Wood inlays are made by cutting a shaped pocket or void into a piece of wood, and then filling that pocket with another piece cut to the same shape. Although inlays can look impressive, they are not all that difficult to make. All you need to do is follow some simple techniques and you can create some amazing inlays.
You only need one power tool and few shop tools to make an inlay. A plunge router equipped with a brass inlay kit is used to make the cuts. The brass inlay kit includes a bushing that fits into the router’s base, and rides against the edge of the template during the cutting process. The kit also includes a bearing to position the router bit on the correct side of the cut line. You put the bearing on when cutting a pocket and remove it when cutting an inlay. You’ll need some double-sided duct tape and clamps to hold everything in place during the cutting process. And because you’re working with wood, you’ll need to do some sanding!
Fencing or templates are used to guide the router when building inlays. For simple geometric shapes like squares and rectangles, all you need is some sort of fence for the brass bearing to ride against. Because you’re using the brass inlay kit your fence can only be 1/4″ tall and the router base will need to ride on the top of it. If you’re making more elaborate or irregular shaped inlays, you’ll probably end up making your own templates out of 1/4″ material, or purchasing a template kit.
When you cut something on a table saw, the only thing that moves during the cutting process is the wood. Granted, the blade is spinning, but it isn’t moving! The same concept applies when building inlays. The only thing that moves during the cutting process is the router. If the wood or templates shift during the cutting process, the inlay or pocket can be ruined. To prevent that from happening, use double-sided duct tape to stick the inlay material to some sort of disposable backing material. Double-sided tape is effective in securing the template to the inlay material, too.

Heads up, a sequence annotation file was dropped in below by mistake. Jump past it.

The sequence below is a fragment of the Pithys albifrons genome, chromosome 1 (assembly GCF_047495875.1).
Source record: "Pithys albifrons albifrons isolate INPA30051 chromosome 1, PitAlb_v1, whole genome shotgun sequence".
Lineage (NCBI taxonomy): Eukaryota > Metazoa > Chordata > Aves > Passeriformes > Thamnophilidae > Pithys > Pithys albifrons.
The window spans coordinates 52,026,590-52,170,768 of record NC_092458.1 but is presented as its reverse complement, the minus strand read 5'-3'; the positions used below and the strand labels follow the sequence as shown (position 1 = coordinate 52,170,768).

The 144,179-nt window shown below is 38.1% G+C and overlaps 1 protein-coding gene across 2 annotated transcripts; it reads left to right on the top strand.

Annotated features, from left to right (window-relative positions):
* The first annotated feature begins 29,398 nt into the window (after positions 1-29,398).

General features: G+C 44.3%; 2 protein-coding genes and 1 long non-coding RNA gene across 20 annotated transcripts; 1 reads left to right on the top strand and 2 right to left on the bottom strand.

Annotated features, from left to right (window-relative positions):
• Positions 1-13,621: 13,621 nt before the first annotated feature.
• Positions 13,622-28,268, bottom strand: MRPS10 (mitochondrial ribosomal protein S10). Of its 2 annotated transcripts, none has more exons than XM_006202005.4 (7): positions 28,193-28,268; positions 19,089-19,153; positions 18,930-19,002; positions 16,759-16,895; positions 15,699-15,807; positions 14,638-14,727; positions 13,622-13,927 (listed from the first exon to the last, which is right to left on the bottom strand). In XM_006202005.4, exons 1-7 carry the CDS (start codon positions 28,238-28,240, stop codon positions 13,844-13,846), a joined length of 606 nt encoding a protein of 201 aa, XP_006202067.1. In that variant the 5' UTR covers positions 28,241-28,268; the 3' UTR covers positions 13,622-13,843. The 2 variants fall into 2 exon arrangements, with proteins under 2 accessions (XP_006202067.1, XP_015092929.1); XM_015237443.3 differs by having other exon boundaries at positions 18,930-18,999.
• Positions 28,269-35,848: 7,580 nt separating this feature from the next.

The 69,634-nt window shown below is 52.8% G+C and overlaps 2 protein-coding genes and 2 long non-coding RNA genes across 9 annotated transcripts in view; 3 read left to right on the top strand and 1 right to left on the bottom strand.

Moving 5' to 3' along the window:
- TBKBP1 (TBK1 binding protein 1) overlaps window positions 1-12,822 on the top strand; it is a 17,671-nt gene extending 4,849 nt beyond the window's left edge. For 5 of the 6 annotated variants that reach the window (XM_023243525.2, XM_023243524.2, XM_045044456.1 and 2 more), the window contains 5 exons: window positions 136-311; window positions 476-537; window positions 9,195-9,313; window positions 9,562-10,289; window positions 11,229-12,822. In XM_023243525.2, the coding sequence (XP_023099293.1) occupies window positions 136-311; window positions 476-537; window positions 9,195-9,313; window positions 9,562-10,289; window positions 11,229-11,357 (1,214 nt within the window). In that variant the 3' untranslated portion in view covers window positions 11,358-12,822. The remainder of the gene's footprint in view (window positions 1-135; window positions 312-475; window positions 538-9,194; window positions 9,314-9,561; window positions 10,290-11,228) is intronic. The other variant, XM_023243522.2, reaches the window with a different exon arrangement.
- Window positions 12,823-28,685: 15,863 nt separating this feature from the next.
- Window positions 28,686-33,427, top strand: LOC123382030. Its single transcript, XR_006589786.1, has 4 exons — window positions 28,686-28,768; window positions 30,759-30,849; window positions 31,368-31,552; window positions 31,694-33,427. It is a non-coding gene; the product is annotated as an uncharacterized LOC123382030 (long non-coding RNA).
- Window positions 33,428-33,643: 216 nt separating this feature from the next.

Secure the material and template assembly to the work bench. Remember, nothing but the router moves! Set the depth of plunge the router bit will make into the material. If cutting a pocket, you don’t want to go all the way through the material. If cutting an inlay, set the plunge depth to cut all the way through the material and slightly into the backing material. Position the bearing next to the template wall, turn on the router, plunge the router bit into the material, and make your cuts in a clockwise fashion. If cutting an inlay, make sure the bearing is in constant contact with the wall during the cutting process. If cutting a pocket, remove all of the material inside the template shape.
Depending on the inlay, you may need to cut sharp corners. Because the router bit is positioned on the outside of the cut line when cutting out inlay pieces, you can make sharp corners. But because the router bit is positioned on the inside of the cut line when cutting voids, the cutting process leaves a small radius in the corners of pockets. So, unless you don’t mind slightly rounded corners, you will have to clean up the corners of pockets with a chisel.
Inlays can be easy, as long as you follow two basic rules of woodworking. Rule 1: Only one thing moves during the cutting process. Rule 2: Sharp tools cut best. Follow these basic guidelines and you’ll be creating amazing inlays in no time!
Learn more about wood inlays in Kurtis Leatham’s online course, Inlays Made Easy.